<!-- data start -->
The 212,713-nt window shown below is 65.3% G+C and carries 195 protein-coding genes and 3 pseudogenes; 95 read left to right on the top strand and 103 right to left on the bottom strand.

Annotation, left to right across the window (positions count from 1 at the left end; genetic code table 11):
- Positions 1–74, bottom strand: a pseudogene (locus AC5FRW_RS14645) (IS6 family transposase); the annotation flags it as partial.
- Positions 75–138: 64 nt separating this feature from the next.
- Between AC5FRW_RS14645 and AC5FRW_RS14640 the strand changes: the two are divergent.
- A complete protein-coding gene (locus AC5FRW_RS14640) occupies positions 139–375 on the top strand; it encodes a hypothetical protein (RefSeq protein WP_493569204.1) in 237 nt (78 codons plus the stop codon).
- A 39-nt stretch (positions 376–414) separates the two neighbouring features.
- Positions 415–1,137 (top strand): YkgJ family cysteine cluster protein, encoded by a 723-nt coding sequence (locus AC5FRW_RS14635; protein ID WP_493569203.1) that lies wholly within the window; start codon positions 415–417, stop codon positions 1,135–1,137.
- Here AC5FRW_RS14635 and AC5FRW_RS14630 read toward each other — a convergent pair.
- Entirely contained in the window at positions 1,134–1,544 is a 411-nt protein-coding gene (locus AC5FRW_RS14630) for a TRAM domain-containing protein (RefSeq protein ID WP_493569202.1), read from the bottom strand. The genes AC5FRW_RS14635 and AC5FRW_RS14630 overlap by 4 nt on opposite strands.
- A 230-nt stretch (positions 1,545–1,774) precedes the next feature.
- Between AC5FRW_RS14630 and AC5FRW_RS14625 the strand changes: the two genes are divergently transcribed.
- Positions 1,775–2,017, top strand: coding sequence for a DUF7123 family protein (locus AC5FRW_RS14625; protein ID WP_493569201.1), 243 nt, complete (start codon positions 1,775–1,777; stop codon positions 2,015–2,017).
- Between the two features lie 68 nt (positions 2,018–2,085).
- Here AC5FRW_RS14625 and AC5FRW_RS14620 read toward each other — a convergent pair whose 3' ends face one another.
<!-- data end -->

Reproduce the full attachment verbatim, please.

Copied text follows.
The 212,713-nt window shown below is 65.3% G+C and carries 195 protein-coding genes and 3 pseudogenes; 95 read left to right on the top strand and 103 right to left on the bottom strand.

Annotation, left to right across the window (positions count from 1 at the left end; genetic code table 11):
- Positions 1–74, bottom strand: a pseudogene (locus AC5FRW_RS14645) (IS6 family transposase); the annotation flags it as partial.
- Positions 75–138: 64 nt separating this feature from the next.
- Between AC5FRW_RS14645 and AC5FRW_RS14640 the strand changes: the two are divergent.
- A complete protein-coding gene (locus AC5FRW_RS14640) occupies positions 139–375 on the top strand; it encodes a hypothetical protein (RefSeq protein WP_493569204.1) in 237 nt (78 codons plus the stop codon).
- A 39-nt stretch (positions 376–414) separates the two neighbouring features.
- Positions 415–1,137 (top strand): YkgJ family cysteine cluster protein, encoded by a 723-nt coding sequence (locus AC5FRW_RS14635; protein ID WP_493569203.1) that lies wholly within the window; start codon positions 415–417, stop codon positions 1,135–1,137.
- Here AC5FRW_RS14635 and AC5FRW_RS14630 read toward each other — a convergent pair.
- Entirely contained in the window at positions 1,134–1,544 is a 411-nt protein-coding gene (locus AC5FRW_RS14630) for a TRAM domain-containing protein (RefSeq protein ID WP_493569202.1), read from the bottom strand. The genes AC5FRW_RS14635 and AC5FRW_RS14630 overlap by 4 nt on opposite strands.
- A 230-nt stretch (positions 1,545–1,774) precedes the next feature.
- Between AC5FRW_RS14630 and AC5FRW_RS14625 the strand changes: the two genes are divergently transcribed.
- Positions 1,775–2,017, top strand: coding sequence for a DUF7123 family protein (locus AC5FRW_RS14625; protein ID WP_493569201.1), 243 nt, complete (start codon positions 1,775–1,777; stop codon positions 2,015–2,017).
- Between the two features lie 68 nt (positions 2,018–2,085).
- Here AC5FRW_RS14625 and AC5FRW_RS14620 read toward each other — a convergent pair whose 3' ends face one another.